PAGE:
Medication reconciliation in the hospital: what, why, where, when, who and how?

Healthc Q. 2012;15 Spec No:42-9. doi: 10.12927/hcq.2012.22842.

Abstract

Medication reconciliation arose as the solution to the well-documented patient safety problem of unintentionally introducing changes in patients' medication regimens due to incomplete or inaccurate medication information at transitions in care. Unfortunately, medication reconciliation has often been misperceived as a superficial administrative accounting task with a "pre-occupation with completing forms," resulting in the implementation of ineffective processes. In this article, the authors briefly review the evidence supporting medication reconciliation but focus more on key practical questions regarding the elements of an effective medication reconciliation process: what it should consist of, where and when it should occur, who should carry it out and how hospitals should implement it. The authors take the why of medication reconciliation to consist not just of the professional obligation to avoid causing harm, but also of a rational self-interest on the part of healthcare leaders. The authors argue that, rather than wasting time implementing a nominal reconciliation process, we should invest time and energy in a more robust and effective strategy, and they address specific practical questions that arise in such an effort.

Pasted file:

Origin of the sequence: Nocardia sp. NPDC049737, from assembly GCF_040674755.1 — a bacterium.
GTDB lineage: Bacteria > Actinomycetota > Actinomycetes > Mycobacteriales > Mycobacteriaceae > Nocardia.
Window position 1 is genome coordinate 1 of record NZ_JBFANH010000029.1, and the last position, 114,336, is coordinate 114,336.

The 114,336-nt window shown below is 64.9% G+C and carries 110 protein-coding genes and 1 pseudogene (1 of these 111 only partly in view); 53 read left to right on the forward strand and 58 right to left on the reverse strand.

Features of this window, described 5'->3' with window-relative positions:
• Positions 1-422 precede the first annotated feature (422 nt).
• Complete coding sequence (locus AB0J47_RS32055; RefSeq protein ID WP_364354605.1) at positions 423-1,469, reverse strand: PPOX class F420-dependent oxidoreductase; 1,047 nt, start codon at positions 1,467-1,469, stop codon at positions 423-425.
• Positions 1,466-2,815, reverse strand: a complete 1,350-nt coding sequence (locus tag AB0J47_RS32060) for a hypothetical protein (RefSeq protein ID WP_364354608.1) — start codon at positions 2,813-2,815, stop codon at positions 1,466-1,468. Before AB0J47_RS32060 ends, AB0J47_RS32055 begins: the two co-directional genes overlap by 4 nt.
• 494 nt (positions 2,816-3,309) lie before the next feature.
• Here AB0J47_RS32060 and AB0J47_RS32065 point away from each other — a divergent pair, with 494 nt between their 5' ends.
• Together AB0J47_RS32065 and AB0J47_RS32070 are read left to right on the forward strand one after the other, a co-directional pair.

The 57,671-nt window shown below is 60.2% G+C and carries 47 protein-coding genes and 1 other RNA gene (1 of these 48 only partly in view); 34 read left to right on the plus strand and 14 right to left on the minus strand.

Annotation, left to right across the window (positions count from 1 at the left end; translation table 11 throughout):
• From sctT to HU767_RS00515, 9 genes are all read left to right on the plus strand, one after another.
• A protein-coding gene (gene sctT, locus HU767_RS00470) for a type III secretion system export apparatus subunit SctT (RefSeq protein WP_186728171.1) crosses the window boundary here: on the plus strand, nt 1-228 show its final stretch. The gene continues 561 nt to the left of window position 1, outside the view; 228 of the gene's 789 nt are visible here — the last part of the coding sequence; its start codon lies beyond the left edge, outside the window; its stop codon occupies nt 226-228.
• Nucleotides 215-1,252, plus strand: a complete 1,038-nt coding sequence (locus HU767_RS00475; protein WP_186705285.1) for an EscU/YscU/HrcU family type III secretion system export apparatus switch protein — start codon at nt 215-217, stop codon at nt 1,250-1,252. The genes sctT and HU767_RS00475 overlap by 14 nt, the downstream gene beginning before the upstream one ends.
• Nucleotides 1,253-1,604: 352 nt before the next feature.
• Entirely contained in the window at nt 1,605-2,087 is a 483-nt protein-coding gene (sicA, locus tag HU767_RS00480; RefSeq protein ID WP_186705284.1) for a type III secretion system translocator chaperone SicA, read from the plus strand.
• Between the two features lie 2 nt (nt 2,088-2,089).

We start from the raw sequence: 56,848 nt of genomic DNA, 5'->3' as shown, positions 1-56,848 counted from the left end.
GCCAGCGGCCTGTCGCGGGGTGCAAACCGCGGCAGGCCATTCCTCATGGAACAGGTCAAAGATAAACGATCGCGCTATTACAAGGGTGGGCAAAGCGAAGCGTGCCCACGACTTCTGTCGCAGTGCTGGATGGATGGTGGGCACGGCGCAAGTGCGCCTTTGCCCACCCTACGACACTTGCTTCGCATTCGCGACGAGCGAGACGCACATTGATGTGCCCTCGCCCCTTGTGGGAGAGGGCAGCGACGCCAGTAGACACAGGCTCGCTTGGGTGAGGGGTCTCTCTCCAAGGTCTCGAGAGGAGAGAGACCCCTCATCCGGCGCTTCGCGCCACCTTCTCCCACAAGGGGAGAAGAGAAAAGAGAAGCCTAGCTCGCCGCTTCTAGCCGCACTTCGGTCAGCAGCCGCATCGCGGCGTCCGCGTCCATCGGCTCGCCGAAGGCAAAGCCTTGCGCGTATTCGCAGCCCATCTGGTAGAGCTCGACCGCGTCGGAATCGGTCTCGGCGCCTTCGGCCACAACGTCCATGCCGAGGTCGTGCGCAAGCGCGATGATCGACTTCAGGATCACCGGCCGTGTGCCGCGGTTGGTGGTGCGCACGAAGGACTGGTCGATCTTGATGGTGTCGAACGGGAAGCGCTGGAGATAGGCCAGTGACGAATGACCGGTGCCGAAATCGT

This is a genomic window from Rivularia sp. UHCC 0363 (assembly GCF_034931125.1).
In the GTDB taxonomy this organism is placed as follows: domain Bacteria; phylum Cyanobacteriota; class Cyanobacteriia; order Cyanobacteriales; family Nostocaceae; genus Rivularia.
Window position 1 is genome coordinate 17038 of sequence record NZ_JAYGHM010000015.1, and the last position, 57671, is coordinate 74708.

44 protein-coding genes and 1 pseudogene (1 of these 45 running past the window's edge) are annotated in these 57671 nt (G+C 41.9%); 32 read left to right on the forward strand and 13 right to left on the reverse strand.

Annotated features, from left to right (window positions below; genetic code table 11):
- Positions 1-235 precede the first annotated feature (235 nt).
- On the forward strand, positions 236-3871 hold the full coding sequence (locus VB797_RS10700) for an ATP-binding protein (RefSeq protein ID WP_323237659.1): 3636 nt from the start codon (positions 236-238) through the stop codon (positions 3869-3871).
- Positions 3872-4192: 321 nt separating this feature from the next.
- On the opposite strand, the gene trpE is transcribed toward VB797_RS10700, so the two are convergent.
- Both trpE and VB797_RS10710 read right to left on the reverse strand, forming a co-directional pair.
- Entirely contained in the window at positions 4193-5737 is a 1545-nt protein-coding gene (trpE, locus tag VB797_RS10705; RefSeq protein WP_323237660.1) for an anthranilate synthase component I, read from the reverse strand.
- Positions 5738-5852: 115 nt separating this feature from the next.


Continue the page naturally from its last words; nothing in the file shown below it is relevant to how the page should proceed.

Publication types

  • Review

MeSH terms

  • Humans
  • Medication Reconciliation* / methods
  • Medication Reconciliation* / organization & administration
  • Program Development